Victoria Nuland gaffe: Angela Merkel condemns EU insult
Germany's Angela Merkel has said a US official's apparent insult of the EU's efforts to mediate in the Ukraine crisis is "totally unacceptable".
Victoria Nuland has apologised after she referred disparagingly to the EU's role during a conversation said to be with the US ambassador to Ukraine.
A recording of the exchange was posted online, with the US hinting at Russia's involvement in bugging and leaking it.
The EU and US are involved in talks to end months of unrest in Ukraine.
The conversation between Ms Nuland and Mr Pyatt reveals deeper tensions between America and Europe.
Washington seems to prefer a deal brokered by the UN rather than Brussels. If true, that would bruise the feelings of EU officials. They believe this is their crisis to solve.
Today's comments and accusations are a reminder that this crisis is far from over and that it has the potential to cause division and tension even between allies.
In Kiev, Ms Nuland - an assistant secretary of state - said she would not make a public statement on the matter.
She described the leak as "pretty impressive tradecraft. [The] audio quality was very good".
The state department said she had apologised in private to EU officials.
Mass anti-government protests erupted in Ukraine in late November after President Viktor Yanukovych refused to sign a far-reaching association and trade agreement with the EU - under heavy pressure from Moscow.
Russia has been widely accused of using its economic clout to persuade Mr Yanukovych not to pursue closer ties with Brussels.
Russia has itself accused Washington and the EU of meddling in Ukraine.'Not a good idea'
German government spokeswoman Christiane Wirtz said Ms Merkel fully supported the work done by EU foreign policy chief Catherine Ashton to find a solution to the crisis.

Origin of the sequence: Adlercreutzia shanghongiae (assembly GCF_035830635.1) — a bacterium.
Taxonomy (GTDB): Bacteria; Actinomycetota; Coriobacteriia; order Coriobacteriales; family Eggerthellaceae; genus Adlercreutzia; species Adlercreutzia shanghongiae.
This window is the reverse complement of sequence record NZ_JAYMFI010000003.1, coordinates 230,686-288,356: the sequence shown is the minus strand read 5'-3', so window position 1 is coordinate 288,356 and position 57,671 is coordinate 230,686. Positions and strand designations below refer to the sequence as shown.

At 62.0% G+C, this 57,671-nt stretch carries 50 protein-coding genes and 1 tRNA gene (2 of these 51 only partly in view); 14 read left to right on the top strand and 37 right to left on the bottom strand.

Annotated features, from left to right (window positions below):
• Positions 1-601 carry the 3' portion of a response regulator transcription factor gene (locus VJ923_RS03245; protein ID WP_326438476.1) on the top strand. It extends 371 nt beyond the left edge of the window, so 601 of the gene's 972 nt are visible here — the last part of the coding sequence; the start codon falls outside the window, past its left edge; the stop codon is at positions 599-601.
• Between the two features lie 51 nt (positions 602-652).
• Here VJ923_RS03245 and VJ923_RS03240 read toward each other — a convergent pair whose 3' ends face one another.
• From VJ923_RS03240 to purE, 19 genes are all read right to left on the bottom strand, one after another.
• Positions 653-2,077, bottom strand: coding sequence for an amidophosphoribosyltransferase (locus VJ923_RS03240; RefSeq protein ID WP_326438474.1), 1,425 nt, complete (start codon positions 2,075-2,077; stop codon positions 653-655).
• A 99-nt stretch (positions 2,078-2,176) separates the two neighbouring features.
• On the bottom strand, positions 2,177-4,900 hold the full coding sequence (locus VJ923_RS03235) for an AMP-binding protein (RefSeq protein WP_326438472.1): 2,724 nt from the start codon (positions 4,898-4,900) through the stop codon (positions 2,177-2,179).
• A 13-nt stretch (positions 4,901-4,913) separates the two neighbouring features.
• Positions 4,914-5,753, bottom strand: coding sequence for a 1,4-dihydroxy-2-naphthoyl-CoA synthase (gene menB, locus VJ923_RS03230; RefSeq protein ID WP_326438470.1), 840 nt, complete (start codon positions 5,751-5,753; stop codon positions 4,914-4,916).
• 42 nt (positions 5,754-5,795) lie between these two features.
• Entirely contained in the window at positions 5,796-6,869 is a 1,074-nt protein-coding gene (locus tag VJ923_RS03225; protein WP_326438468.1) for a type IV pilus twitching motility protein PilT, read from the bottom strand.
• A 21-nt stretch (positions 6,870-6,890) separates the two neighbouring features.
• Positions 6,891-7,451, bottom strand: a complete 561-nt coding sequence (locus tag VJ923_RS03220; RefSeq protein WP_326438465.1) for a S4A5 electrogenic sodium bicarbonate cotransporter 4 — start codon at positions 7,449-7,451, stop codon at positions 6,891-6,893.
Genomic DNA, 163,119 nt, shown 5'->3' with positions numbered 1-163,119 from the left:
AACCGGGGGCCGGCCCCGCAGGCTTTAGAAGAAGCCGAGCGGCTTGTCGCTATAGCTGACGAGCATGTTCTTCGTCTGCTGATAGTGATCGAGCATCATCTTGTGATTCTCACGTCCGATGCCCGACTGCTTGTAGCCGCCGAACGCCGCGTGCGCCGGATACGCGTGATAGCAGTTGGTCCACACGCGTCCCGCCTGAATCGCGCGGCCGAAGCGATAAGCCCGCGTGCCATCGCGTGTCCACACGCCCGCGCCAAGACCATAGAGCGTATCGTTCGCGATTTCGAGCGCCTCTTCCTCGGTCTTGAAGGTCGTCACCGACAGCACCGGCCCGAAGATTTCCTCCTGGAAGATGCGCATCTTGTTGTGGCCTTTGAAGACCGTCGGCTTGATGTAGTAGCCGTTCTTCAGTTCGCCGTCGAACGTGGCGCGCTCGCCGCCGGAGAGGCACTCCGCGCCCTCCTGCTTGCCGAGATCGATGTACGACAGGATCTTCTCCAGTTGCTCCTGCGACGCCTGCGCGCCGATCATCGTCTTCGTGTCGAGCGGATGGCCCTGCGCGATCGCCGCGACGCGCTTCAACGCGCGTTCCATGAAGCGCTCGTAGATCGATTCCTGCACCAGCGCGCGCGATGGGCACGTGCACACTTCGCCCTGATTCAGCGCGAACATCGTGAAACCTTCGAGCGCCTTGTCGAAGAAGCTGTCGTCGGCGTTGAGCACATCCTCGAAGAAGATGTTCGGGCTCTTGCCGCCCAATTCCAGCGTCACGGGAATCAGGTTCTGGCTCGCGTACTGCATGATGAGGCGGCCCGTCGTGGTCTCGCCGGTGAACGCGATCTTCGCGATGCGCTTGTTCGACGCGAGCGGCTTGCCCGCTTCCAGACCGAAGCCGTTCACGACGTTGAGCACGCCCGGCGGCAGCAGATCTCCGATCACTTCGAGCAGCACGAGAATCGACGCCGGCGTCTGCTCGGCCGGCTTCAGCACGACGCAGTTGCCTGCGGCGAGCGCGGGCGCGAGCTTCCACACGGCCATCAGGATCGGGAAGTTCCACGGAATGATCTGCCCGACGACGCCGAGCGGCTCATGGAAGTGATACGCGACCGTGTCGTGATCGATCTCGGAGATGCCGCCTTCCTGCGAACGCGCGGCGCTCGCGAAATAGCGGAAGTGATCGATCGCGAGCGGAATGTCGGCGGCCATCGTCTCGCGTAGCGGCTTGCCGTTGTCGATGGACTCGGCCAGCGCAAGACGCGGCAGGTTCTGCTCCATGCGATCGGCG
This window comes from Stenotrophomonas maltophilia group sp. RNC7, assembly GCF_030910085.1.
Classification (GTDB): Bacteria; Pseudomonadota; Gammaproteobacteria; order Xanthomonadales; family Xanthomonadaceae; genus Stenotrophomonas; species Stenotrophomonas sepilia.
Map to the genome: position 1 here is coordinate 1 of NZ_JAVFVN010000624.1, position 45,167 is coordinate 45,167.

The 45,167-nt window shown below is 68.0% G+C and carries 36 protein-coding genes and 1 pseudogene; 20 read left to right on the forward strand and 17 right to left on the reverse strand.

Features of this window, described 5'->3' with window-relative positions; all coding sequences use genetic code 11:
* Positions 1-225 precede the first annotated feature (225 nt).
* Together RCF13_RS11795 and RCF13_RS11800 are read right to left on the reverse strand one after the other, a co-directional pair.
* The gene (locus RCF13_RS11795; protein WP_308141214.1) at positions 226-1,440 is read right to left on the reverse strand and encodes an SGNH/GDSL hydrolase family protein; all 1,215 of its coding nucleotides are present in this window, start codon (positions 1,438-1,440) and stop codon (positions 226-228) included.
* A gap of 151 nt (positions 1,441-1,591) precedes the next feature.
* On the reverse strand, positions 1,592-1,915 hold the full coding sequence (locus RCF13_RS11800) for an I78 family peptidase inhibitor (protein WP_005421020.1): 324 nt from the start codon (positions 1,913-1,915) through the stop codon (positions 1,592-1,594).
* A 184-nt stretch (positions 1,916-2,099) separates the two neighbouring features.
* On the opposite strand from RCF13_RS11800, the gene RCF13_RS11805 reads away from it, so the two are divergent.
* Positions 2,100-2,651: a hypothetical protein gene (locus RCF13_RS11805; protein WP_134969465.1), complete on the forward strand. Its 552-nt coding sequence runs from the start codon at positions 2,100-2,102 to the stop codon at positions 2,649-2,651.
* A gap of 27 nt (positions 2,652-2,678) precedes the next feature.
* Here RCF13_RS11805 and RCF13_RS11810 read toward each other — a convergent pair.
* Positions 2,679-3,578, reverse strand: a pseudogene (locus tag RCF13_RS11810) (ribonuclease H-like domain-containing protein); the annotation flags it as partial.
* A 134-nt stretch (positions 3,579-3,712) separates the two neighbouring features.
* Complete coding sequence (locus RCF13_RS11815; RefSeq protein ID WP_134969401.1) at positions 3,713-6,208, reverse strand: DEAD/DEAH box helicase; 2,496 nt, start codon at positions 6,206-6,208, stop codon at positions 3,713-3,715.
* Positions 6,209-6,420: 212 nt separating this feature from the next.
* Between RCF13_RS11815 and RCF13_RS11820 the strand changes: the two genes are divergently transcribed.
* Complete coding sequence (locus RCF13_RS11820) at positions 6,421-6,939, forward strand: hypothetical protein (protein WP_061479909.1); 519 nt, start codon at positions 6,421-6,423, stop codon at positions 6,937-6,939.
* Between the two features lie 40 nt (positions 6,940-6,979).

End Quote PJ Crowley Former US Assistant Secretary of State
Foreign policy is a contact sport, full of complex issues, high stakes, competing interests and palpable tensions”
"The chancellor finds these remarks totally unacceptable and wants to emphasise that Mrs Ashton is doing an outstanding job," Ms Wirtz said.
The alleged conversation between Ms Nuland and the US ambassador to Ukraine, Geoffrey Pyatt, appeared on YouTube on Thursday.
The video, which lasts for four minutes and 10 seconds, was entitled "Maidan's puppets" in Russian - a reference to the square in Kiev, where pro-EU protests have been held for months.
A transcript of the whole conversation was also posted in Russian.
At one point, the female speaker mentions the UN and its attempts to find a solution to the Ukraine stand-off.
She says: "So that would be great, I think, to help glue this thing and have the UN help glue it and you know. [Expletive deleted] the EU."
Ukraine unrest: Timeline
21 November 2013: Protests start after Ukraine pulls out of EU deal
17 December: Russia agrees $15bn deal to buy Ukraine government bonds
16 January 2014: Parliament passes law restricting the right to protest
22 January: Two protesters killed in clashes with police in Kiev; protests spread across many cities
28 January: Parliament votes to annul protest law; PM and cabinet resign
29 January: Parliament passes amnesty law for detained protesters
The male replies: "We've got to do something to make it stick together, because you can be pretty sure that if it does start to gain altitude the Russians will be working behind the scenes to try to torpedo it."
The two people also discuss their dealings with Ukraine's three main opposition leaders - Vitaly Klitschko, Arseniy Yatseniuk and Oleh Tyahnybok and their attempts to encourage them to work together.
However, the female speaker says that Mr Klitschko, the former heavyweight boxing world champion, should not be in any new government. "I don't think it's a good idea."
She adds: "I think Yats [Arseniy Yatseniuk] is the guy who's got the economic experience."
US officials refused to confirm or deny the tape's authenticity and EU officials refused to comment.'New low'
However, state department spokeswoman Jen Psaki suggested that the tape could have been leaked by Moscow, noting that a senior Russian official was one of the first to draw attention to the audio.
"We think this is a new low in Russian tradecraft. This is something they've been actively promoting, posting on, tweeting about," she said.
Russian government aide Dmitry Loskutov, who was one of the first to draw attention to the posting, told the AP news agency that neither he nor the government had leaked the conversation.
Moscow has promised a $15bn (£9.2bn) loan to Ukraine but said it would not be released in full until the formation of a new government in Kiev.
Ukrainian Prime Minister Mykola Azarov and his cabinet resigned last month as President Yanukovych sought to calm street protests.